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Wednesday, November 19, 2003
Earnhardt dies instantly of head injuries
Associated Press

DAYTONA BEACH, Fla. – Dale Earnhardt, one of the greatest stars in auto racing history, died Sunday from injuries in a last-lap crash at the Daytona 500.

The seven-time Winston Cup champion had to be cut out of his car after slamming into the wall on the final turn of the race while fighting for position. He was taken to the hospital accompanied by his son, Dale Jr., a young NASCAR star who finished second in the race.

Dale Earnhardt (No. 3) goes into the wall while being simultaneously rammed by Ken Schrader (No. 36).

"This is understandably the toughest announcement I've ever had to make. We've lost Dale Earnhardt," NASCAR president Mike Helton said.

Earnhardt died instantly of head injuries, said Steve Bohannon, a doctor at Halifax Medical Center.

"There was nothing that could have been done for him," he said.

The death comes at a time that driver safety issues were under increased scrutiny. Three NASCAR drivers were killed in wrecks last season.

The accident happened a half-mile from the finish of the NASCAR season-opener, won by Michael Waltrip.

Earnhardt, running fourth, grazed Sterling Marlin's car, crashed into the wall at the high-banked fourth turn going about 180 mph, and was smacked hard by Ken Schrader.

Earnhardt's death was the biggest blow to auto racing since three-time Formula One champion Ayrton Senna was killed in the San Marino Grand Prix in Imola, Italy, in 1994.

Neil Bonnett, one of Earnhardt's best friends, was killed that same year in practice for the Daytona 500. Rodney Orr died in a wreck three days later, also in practice, and was the last driver killed at the track until Earnhardt's accident.

"NASCAR has lost its greatest driver ever, and I personally have lost a great friend," NASCAR chairman Bill France Jr. said.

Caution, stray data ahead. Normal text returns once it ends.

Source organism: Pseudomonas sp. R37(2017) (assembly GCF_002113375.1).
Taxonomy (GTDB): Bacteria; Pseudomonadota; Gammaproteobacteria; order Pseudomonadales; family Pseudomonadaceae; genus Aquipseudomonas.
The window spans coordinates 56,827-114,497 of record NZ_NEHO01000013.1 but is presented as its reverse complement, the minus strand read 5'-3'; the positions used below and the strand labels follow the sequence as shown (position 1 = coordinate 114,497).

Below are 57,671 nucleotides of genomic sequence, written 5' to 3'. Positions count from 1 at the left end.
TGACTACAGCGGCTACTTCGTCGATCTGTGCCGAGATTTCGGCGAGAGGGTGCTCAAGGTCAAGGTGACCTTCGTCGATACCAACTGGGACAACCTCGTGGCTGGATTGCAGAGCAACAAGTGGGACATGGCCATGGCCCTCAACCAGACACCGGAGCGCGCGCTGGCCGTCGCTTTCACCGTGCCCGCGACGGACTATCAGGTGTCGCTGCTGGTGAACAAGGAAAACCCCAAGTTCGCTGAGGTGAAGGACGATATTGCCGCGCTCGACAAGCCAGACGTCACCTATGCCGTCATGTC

It was the second major wreck in five years in the race for Earnhardt, a driver known for his aggressiveness on the track. He flipped wildly on the backstretch near the end of the race in 1997 but was not seriously hurt. He came back to win the race the next year on his 20th try.

Earnhardt is the leader among active Winston Cup drivers with 76 career victories. He also had the most victories at Daytona International Speedway, 34.

The death made Waltrip's victory virtually meaningless, as drivers mourned one of their greatest stars.

"My heart is hurting right now," Waltrip said before news of Earnhardt's death was announced. "I would rather be any place right this moment than here. It's so painful."

Earnhardt was doing what he does best throughout the race, being the crowd favorite and bumping other cars for position.

He was a factor throughout, and spent the final laps close to his son and Waltrip, trying to block Marlin. Marlin had just passed Earnhardt, who was trying to get back by him on the low side of the track when there was slight contact that sent his Chevrolet spinning up the banking.

It turned to the right and hit the wall, and Schrader could not avoid hitting Earnhardt's car. Both cars slowly began to slide down to the bottom of the track as the rest of the field raced by.

Earnhardt Jr. quickly left the postrace celebration for Waltrip, and sprinted to the infield care center to be with his father. It took several minutes to get the elder Earnhardt out of the car, and he was quickly taken to Halifax Hospital.

Meanwhile, the crowd at Victory Circle was chanting "DEI, DEI," for Dale Earnhardt Inc., which owns the cars of his son and Waltrip. The celebration, which usually lasts 30 minutes, ended quickly.

Last May, Busch Series driver Adam Petty, the grandson of stock car great Richard Petty, was killed in Loudon, N.H. Two months later, Winston Cup driver Kenny Irwin also was killed at New Hampshire International Speedway.

NASCAR truck series driver Tony Roper was killed in October at Texas Motor Speedway.

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